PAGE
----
The idea that we are what we eat has been around for a long time, but perhaps we are also defined by what we own.
There is a recognised medical condition called ‘affluenza,’ in which the stress associated with the need to own stuff – combined with the costs of maintaining, storing and potential losing it – is actually making people sick. I was in the USA some years back, and the people I was staying with had a shopping catalogue with the line “more stuff, even faster” on the cover. At the other end of the spectrum is a minimalist movement that seeks to reduce the anxiety of ownership, albeit with different ideas about what that might look like. So my question is, what would that look like for you?
Some years ago I made the decision to own less, with the emphasis on quality rather than quantity. What I did own would be the best I could possibly afford, and I would wait for the opportunity to arise rather than be satisfied with a compromise. Now, I’m not talking about ‘the best’ of everything, that’s just not realistic. What I am talking about is discernment, being prepared to wait, and hope it comes up on sale! 🙂 I learned a long time ago that cheap invariably means expensive, and that quality invariably means cheaper in the long run. And not everything has to be new – I would rather have a beautifully restored Triumph Stag than a brand new Toyota, even though you could argue that the Toyota is probably ‘better quality.’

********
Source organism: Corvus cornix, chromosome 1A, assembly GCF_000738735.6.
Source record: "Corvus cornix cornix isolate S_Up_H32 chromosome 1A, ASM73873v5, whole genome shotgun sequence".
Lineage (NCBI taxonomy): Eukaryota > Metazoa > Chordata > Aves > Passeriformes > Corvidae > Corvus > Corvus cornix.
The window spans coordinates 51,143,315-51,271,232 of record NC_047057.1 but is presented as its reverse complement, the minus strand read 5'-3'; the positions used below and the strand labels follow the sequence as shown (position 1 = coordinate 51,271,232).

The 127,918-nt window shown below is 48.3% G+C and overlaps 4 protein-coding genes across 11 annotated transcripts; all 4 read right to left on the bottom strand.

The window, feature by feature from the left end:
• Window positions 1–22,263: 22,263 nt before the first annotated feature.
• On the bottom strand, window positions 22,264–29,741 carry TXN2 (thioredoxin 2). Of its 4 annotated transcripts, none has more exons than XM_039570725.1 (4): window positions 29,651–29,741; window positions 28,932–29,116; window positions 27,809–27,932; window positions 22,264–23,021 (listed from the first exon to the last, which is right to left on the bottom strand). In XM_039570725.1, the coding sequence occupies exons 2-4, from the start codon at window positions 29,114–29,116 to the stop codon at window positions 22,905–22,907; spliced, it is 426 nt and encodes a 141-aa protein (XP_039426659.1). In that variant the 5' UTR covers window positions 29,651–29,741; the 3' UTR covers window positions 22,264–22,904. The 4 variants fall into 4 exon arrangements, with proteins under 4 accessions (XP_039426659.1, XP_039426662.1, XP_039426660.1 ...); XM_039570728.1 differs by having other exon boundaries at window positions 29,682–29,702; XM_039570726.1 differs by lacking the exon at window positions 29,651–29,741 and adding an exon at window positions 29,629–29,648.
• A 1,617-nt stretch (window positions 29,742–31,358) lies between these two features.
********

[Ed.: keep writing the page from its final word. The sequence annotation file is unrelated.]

Which takes us to another influence, that of motive. What drives your decision making process? Why the Stag over the Toyota? Time magazine described as as one of the worst cars of all time in its day, so why would I buy one? For the same reason as to why you would buy a camper rather than a bach, or go to the opera instead of an All Blacks test – because it appeals to you and your sense of being. Stag’s had their problems when they were new – hence the criticism – but people still bought them, sorted and restored them, and they are still one of the must stunning British cars of all time.
Minimalism then, is also about defining as well as reducing, being as well as owning. So taking a break from a business context for a moment, what would minimalism look like for you? If you had to live in a tiny home for example – assume around 35m2 for the sake of argument – what are your ‘non-negotiables’ (not including the services and appliances that are necessary.) The 60” TV would have to go – or would it? What about your hobbies – I like to make things out of wood, so how does that work? An answer for me would be to join a MensShed, which are generally far better equipped, and from where you find a depth of knowledge and social discourse that is well worth the modest subscription.
This raises the point that not owning something is not the same as not having access to it, which requires a shift in thinking. But isn’t that the point of minimalism – to challenge the perspective around what is necessary in life? Ownership, or relationship? That minimalism challenges, there is no doubt. But what does it challenge? Is it your security? Your ego? Or what about your expression of yourself? These are existentialist questions, yet they have real impact – even on your health as I mentioned at the beginning. So what happens if you go home, pick up the first think you see, study it, and ask yourself “is this important to me? Does it contribute to my quality of life? Would I bring this with me if I chose to live in a tiny house?” If the answer is no, no and no, put it on Trademe – it may well be worth more to you that way.